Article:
Often WordPress is being used to talk to external gateways or API’s. Especially now, with the uprising popularity of the REST API WordPress is getting more and more ready to talk to the outside world. A fairly common practice is to set sslverify = false when you’re using functions like wp_remote_get() or wp_remote_post (). Even though this was common practice not so long ago, I’d really like to suggest to stop doing that. Each time a developer does this a kitten get’s thrown in a blender. So please, use sslverify = true
Each time your website makes remote requests it has to connect to the external API that you’re communicating with. In most cases, but especially when you’re communicating payment details, you’ll want to make sure that the API you’re connecting to is indeed the one you intended to connect to. Verification of your connection ensures the security of the information that is being sent back and forth.
If you don’t verify the authenticity of the external API, you’re connecting to you open yourself to man-in-the-middle attacks. Any data you’re sending towards the API might be intercepted. In that same matter, all information sent to your website can be spoofed, malicious or just plain wrong.
A blast from the past: why are we doing this again?
Until a couple of years ago, using sslverify = false actually made some sense. In many cases the installation of PHP being used wasn’t using the latest copy of the CA Root Certificates. Because of this your website wouldn’t be able to properly verify a third party over SSL, resulting in errors. Ignoring these seemed like a good idea at the time. How else could you get your website talking to the outside world?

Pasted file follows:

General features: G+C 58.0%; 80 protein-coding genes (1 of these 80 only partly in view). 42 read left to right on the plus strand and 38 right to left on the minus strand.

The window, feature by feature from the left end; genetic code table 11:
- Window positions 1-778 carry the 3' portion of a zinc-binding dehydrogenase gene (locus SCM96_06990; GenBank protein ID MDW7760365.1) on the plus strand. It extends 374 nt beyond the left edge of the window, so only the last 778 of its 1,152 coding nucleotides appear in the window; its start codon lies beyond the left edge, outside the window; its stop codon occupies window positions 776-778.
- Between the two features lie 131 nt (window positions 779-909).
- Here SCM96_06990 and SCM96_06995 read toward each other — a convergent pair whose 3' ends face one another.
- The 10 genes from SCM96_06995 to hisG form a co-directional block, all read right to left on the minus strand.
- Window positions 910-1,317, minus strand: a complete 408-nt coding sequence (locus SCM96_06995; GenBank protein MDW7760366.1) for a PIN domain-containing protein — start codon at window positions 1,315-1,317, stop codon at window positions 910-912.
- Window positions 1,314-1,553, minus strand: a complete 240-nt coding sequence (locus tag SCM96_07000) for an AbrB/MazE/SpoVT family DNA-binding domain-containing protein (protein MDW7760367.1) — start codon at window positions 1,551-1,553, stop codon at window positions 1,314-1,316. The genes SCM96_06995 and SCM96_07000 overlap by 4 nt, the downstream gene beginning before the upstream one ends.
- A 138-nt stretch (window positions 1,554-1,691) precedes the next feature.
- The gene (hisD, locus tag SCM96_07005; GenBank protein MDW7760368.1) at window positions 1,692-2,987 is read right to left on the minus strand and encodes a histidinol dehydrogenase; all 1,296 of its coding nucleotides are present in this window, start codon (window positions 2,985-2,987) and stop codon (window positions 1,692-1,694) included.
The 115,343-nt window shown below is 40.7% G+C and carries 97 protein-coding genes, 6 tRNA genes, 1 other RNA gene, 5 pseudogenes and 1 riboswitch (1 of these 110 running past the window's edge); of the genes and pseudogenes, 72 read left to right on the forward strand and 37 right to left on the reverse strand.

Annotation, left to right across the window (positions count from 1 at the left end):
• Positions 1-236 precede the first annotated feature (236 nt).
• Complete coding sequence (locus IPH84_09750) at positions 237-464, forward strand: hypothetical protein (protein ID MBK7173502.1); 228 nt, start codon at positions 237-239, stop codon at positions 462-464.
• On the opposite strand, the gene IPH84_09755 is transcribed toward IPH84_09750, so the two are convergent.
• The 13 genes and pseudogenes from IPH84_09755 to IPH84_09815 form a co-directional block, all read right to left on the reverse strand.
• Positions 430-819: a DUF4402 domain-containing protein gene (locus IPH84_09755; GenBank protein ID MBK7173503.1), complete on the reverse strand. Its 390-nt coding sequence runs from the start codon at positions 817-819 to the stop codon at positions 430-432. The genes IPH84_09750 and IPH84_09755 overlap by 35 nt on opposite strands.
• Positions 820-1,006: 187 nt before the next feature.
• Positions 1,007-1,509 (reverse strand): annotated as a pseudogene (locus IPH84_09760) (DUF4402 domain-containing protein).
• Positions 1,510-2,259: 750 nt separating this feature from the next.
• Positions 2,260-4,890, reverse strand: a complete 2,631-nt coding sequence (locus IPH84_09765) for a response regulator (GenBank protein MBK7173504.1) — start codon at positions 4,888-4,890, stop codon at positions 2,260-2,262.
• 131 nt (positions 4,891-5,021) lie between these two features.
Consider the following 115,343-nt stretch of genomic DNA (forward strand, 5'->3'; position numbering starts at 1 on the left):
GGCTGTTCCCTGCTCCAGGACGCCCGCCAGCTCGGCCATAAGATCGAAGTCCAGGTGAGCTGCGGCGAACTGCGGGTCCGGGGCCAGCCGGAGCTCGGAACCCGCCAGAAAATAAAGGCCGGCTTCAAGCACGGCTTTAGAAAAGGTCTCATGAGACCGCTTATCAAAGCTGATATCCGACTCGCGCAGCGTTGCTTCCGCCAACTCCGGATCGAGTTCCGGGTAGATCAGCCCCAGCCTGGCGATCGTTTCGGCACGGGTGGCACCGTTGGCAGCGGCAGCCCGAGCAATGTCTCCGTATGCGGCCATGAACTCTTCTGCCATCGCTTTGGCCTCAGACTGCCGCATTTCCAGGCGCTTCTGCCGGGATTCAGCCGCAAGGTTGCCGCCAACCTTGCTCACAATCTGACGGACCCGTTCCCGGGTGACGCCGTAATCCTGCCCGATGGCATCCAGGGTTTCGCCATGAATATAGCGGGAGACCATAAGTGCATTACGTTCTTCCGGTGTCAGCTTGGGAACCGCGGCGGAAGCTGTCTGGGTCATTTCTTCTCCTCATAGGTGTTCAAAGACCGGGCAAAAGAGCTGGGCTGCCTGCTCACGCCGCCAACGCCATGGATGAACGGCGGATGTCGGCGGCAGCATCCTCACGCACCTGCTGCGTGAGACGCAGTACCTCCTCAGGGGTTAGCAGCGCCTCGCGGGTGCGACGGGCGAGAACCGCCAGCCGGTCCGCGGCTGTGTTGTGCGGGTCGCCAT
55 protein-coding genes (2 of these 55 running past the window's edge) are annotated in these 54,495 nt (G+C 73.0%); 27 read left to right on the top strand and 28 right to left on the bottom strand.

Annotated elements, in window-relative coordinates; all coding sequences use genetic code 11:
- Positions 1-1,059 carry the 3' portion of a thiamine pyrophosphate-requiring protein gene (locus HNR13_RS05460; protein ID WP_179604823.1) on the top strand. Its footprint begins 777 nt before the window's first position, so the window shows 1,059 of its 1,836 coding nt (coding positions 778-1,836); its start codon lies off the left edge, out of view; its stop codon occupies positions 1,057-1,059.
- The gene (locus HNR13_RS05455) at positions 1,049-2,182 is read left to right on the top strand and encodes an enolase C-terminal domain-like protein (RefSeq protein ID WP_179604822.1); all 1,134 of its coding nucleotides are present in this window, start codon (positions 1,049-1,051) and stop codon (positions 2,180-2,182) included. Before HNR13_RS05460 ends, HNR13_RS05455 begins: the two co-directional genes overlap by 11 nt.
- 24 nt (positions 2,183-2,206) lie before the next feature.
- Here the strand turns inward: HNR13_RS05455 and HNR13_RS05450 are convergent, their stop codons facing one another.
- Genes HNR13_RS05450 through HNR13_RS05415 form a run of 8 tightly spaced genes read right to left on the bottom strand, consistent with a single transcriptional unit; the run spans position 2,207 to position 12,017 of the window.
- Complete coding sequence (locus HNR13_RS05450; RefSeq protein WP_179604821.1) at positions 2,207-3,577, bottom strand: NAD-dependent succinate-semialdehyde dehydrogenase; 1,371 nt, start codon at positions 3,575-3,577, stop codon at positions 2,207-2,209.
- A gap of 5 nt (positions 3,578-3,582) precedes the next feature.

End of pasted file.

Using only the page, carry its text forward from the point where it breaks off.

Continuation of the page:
This actually is quite a bad practice, since it allows attackers to interfere with the information being sent. If your application can’t verify the authenticity of an API you need to address the issue that is causing this. You don’t just ignore all checks and pray everything goes well… A colleague of mine wrote a (technical) article about fixing these issues a short while ago. If you do want to fix this for your specific (non-WordPress) setup, make sure you read that as well.
Time to move to the present: WordPress has you covered.
With the 3.7 release of WordPress a nifty new feature was introduced: automatic updates. This allows users to let all the updating of WordPress, theme’s and plugins be handled by their websites. This feature came with its own challenges for the contributors team of WordPress. They wanted the update process to be handled over an SSL channel. And by doing so they ran into the same issues other developers had as well: if the authenticity of the WordPress API couldn’t be verified by the server the connection would fail. Leaving the end-user without updates. So during this transition to a self-updating WordPress they also began bundling a copy of the CA Root Certificates file itself, sourced from Mozilla.
So if you are developing for WordPress 3.7 or above there is no longer any need to use sslverify = false. The provided CA Root Certificate file is used by WordPress’ WP_HTT_API functions to verify the certificates instead of whatever old or outdated version is being used by your PHP installation. So from now on, please use sslverrify = true when talking to other hosts. The only place you switch this to false is on your local development environment. This way all of us can make the web a better place to live ;-)